Example body text. Now, surprise, comes a footnote<sup>1</sup>.

<sup><sup>1</sup> This is the footnote text, which spans several lines. Compare
the rendered text in the first and second approaches. I find the second one more
pleasing, and easier to read. What do you think? </sup>

is rendered as

Example body text. Now, surprise, comes a footnote1.

1 This is the footnote text, which spans several lines. Compare the rendered text in the first and second approaches. I find the second one more pleasing, and easier to read. What do you think?

  • 1
    Nice, but, wouldn't a real list be better in this case? – Wolf Aug 6 '14 at 8:15
  • @Wolf Sorry, what do you mean by "a real list"? – Luis Mendo Aug 8 '14 at 23:14
  • I thought of the ol HTML tag. I think the text should better not float around the number... but this is only a minor issue not worth the trouble. – Wolf Aug 11 '14 at 7:47
  • @Wolf: If you use a real numbered list at the bottom, someone might confuse it for a continuation of the body. By using a tiny 1 in <sup> tags, the list is clearly a footnote section. To further help the cause, a horizontal line should be used too. See this answer for more info. – Senseful Dec 22 '18 at 18:36
  • @Senseful Much better with the horizontal line! – Luis Mendo Dec 22 '18 at 19:30
4

Apologies for a another response, but I've found the perfect combination to incorporate elements of all the recommendations above.

Namely:

  1. Use <sup>1</sup> for the footnote references. Using numbers is a lot easier to remember than a list of symbols, and looks nicer, since their heights will always be equal (as opposed to * and , for example).
  2. Use a horizontal line to separate the footnotes section, making it clear that it's not just a continuation of the body.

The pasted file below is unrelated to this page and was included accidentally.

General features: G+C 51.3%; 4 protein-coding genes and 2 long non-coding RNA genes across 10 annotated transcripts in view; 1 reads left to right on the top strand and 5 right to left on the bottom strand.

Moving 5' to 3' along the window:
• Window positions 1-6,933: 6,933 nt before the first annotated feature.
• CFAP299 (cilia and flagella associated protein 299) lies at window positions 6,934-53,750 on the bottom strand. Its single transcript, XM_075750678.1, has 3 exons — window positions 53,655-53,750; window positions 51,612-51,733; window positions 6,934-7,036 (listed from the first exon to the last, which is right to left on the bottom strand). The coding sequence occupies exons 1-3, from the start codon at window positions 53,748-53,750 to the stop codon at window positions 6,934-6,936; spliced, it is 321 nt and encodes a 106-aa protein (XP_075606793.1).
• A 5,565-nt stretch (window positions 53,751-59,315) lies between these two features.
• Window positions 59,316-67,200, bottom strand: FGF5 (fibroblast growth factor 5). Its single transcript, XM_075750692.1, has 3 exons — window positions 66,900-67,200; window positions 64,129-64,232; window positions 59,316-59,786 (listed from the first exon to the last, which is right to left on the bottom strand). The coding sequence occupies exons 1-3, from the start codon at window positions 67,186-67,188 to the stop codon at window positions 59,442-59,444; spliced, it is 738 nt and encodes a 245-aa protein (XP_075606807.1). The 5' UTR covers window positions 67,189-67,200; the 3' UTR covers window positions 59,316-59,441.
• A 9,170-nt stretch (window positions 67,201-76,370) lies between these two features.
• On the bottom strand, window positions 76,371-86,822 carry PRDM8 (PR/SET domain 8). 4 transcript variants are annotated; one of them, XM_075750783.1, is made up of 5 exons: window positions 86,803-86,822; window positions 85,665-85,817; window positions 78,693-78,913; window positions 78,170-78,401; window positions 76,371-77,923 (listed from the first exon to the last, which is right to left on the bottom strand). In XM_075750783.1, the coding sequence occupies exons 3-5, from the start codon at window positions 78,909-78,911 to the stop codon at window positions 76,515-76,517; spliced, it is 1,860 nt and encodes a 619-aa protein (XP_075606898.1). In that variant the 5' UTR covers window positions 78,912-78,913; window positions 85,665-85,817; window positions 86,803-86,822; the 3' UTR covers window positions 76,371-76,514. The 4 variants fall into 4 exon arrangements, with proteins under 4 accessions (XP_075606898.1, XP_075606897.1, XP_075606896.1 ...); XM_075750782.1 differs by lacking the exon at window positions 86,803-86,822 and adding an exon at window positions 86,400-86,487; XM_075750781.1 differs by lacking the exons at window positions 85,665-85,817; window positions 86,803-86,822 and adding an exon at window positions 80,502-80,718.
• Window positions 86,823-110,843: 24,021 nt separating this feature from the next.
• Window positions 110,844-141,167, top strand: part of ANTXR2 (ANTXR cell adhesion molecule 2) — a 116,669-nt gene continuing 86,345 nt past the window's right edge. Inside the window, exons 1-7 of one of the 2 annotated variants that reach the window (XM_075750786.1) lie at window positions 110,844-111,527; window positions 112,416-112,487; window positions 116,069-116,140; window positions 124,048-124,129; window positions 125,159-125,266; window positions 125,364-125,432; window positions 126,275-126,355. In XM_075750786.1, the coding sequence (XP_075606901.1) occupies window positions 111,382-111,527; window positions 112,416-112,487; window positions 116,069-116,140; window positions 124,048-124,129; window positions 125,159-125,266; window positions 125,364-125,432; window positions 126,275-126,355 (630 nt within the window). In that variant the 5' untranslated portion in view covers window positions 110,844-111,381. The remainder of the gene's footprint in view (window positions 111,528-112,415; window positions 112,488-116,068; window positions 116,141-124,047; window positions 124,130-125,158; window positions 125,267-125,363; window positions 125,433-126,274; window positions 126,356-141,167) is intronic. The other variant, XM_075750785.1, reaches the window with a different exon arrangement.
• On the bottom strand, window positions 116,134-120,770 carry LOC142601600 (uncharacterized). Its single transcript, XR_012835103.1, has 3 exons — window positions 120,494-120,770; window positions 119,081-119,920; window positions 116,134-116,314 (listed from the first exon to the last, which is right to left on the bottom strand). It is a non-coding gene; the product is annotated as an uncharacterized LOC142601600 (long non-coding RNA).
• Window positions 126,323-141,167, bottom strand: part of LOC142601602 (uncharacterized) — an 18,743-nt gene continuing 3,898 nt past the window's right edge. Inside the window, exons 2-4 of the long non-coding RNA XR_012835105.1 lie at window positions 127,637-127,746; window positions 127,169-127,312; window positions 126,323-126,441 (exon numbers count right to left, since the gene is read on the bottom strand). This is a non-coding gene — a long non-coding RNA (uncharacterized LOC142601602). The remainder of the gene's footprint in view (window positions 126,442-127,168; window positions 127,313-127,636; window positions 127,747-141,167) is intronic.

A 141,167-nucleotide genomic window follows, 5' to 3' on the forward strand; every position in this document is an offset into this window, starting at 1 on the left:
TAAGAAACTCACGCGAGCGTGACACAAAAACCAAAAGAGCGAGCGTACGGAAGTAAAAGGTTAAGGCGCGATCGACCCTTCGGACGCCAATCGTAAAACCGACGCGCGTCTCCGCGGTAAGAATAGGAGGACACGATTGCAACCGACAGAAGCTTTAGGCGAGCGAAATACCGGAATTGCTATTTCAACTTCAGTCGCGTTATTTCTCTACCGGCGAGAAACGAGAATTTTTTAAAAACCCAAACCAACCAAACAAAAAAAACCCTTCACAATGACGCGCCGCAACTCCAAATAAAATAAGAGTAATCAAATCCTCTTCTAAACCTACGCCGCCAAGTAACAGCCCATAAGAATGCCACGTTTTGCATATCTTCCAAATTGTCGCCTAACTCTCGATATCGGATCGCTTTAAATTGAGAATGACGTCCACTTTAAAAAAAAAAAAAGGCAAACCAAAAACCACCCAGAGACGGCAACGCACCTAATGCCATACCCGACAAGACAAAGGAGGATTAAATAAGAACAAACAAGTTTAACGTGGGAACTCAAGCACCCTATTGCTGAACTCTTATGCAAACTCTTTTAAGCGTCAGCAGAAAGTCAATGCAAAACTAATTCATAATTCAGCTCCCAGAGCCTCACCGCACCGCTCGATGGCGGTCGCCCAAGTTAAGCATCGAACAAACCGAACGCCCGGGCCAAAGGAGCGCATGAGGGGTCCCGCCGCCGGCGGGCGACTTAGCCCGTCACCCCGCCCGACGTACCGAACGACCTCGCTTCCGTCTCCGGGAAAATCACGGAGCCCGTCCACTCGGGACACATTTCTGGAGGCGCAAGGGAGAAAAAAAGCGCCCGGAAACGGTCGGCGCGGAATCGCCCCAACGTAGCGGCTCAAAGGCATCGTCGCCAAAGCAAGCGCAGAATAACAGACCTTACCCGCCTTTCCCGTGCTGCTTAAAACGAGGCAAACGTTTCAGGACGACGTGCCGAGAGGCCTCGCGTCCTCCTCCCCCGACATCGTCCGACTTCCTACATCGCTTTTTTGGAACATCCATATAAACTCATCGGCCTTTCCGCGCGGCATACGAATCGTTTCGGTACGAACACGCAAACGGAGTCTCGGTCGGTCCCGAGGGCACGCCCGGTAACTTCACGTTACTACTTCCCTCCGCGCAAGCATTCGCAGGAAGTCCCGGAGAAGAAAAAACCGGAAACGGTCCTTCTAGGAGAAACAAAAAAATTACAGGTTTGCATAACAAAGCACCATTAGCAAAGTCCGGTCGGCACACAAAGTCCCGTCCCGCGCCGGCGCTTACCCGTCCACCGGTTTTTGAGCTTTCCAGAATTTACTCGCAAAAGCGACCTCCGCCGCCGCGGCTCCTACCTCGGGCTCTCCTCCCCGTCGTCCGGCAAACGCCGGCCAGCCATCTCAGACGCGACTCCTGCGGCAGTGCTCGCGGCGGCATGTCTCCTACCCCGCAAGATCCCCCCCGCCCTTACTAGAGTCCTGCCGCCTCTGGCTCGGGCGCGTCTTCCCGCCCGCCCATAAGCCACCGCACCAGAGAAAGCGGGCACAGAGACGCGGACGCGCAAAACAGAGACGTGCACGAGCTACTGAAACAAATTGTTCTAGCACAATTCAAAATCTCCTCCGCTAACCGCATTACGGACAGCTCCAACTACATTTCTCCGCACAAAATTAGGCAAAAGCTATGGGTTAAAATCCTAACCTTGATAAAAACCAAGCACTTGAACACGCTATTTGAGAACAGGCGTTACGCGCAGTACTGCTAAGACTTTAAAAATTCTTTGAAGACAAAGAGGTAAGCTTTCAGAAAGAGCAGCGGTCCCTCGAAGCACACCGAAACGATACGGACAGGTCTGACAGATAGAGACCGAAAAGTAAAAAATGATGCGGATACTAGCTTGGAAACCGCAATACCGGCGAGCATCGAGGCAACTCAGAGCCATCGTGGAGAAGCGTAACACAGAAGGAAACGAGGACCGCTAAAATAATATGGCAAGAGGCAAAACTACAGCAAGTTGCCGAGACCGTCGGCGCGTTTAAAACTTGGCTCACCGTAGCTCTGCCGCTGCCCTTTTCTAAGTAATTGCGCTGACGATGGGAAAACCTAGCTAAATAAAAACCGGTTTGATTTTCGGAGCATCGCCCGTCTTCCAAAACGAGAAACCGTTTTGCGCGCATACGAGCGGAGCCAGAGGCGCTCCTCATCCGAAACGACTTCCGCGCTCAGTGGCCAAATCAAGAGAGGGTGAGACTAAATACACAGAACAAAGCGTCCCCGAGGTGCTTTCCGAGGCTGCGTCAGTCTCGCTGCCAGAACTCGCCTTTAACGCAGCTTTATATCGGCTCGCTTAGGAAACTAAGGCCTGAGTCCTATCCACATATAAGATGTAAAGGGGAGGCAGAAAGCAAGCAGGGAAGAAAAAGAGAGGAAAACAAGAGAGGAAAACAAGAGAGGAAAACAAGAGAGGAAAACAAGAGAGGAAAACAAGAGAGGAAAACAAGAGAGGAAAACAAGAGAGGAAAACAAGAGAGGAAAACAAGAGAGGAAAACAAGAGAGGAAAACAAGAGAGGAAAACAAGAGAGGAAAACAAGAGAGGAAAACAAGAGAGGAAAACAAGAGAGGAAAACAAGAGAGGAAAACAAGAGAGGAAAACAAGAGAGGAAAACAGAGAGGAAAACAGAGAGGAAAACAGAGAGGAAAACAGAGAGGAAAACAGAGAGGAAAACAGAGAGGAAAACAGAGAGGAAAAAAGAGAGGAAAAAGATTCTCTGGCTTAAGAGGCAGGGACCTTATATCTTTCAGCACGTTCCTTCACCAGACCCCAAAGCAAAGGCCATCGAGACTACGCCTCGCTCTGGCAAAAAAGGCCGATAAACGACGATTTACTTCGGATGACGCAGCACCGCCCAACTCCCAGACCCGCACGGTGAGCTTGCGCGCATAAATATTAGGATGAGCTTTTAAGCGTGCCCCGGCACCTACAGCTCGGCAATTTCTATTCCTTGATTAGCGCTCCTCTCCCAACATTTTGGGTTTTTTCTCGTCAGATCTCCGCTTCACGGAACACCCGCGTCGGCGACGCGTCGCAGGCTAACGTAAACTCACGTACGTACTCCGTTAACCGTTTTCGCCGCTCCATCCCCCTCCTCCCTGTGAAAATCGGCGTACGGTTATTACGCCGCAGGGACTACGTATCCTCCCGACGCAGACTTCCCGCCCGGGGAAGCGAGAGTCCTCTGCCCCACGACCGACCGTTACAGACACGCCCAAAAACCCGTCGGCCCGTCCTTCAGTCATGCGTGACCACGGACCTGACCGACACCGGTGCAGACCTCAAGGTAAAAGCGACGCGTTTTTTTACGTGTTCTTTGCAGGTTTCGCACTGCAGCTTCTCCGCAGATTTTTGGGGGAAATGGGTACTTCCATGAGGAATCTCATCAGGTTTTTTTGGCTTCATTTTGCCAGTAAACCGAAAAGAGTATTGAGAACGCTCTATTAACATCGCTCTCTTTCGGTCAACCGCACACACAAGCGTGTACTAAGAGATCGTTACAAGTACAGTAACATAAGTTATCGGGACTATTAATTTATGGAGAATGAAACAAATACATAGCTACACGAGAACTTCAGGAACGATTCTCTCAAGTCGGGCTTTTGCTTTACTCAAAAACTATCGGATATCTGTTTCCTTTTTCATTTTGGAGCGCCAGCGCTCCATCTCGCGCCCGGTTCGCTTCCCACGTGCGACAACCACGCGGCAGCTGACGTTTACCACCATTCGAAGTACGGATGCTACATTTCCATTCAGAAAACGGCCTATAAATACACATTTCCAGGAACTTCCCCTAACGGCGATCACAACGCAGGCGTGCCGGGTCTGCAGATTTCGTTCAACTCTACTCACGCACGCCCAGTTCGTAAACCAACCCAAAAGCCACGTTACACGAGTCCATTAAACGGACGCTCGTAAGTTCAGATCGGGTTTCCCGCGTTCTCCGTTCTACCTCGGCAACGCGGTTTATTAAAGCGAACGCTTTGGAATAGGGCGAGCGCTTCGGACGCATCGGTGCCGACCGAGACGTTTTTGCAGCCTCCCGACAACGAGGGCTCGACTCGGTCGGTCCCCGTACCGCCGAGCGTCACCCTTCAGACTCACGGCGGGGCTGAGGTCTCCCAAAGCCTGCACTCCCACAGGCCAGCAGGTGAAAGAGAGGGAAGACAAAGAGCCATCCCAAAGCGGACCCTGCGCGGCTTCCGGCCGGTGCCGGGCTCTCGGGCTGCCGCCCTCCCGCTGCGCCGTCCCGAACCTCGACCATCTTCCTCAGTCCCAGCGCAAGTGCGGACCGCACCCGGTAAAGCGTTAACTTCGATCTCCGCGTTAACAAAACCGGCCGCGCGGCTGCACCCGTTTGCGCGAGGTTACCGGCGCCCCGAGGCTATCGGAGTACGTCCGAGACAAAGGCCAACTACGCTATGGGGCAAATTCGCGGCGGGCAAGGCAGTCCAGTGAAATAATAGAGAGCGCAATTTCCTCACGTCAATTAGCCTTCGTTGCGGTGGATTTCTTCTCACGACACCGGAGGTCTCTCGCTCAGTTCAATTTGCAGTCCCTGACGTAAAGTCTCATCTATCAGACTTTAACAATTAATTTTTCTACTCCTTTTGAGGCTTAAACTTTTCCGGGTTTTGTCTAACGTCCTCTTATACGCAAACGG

3. Use a <sup> tag to render the footnote definitions in small text, again making it clear that it's a footnote section. Don't use <sub> as it won't wrap as nicely.
  4. Use a second <sup> tag for each number in the footnote section, again making it clear that it's a footnote definition and not part of the body.
  5. Use double spaces to separate footnote lines, so that the definition numbers line up.

Template

Example<sup>1</sup> text.<sup>2</sup>

---
<sup><sup>1</sup> Definition goes here.</sup>  
<sup><sup>2</sup> Definition goes here.</sup>

Rendered Template

Example1 text.2


1 Definition goes here.
2 Definition goes here.

2

Recipe:

Although the there is a relevant post elsewhere in the network with
`status-declined`<sup>1</sup>, the markdown help page here<sup>2</sup> can indeed... help.

<hr>

1. <sub><sup>[Markdown footnotes?][^1]</sup></sub>
2. <sub><sup>[Markdown help: Advanced Links][^2]</sup></sub>

  [^1]: https://meta.stackexchange.com/questions/5017/markdown-footnotes "Meta Stack Exchange"
  [^2]: https://stackoverflow.com/editing-help#advanced-links "Stack Overflow"


Results:

Although the there is a relevant post elsewhere in the network with status-declined1, the markdown help page here2 can indeed... help.


  1. Markdown footnotes?
  2. Markdown help: Advanced Links
  • The font for the footnote text is really very small. This approach is sadly also just a hack, at least in the present MD implementation. The footnotes are not classified as such, So you can not apply CSS on it to fix the the font sizes. – Wolf Oct 30 '18 at 10:26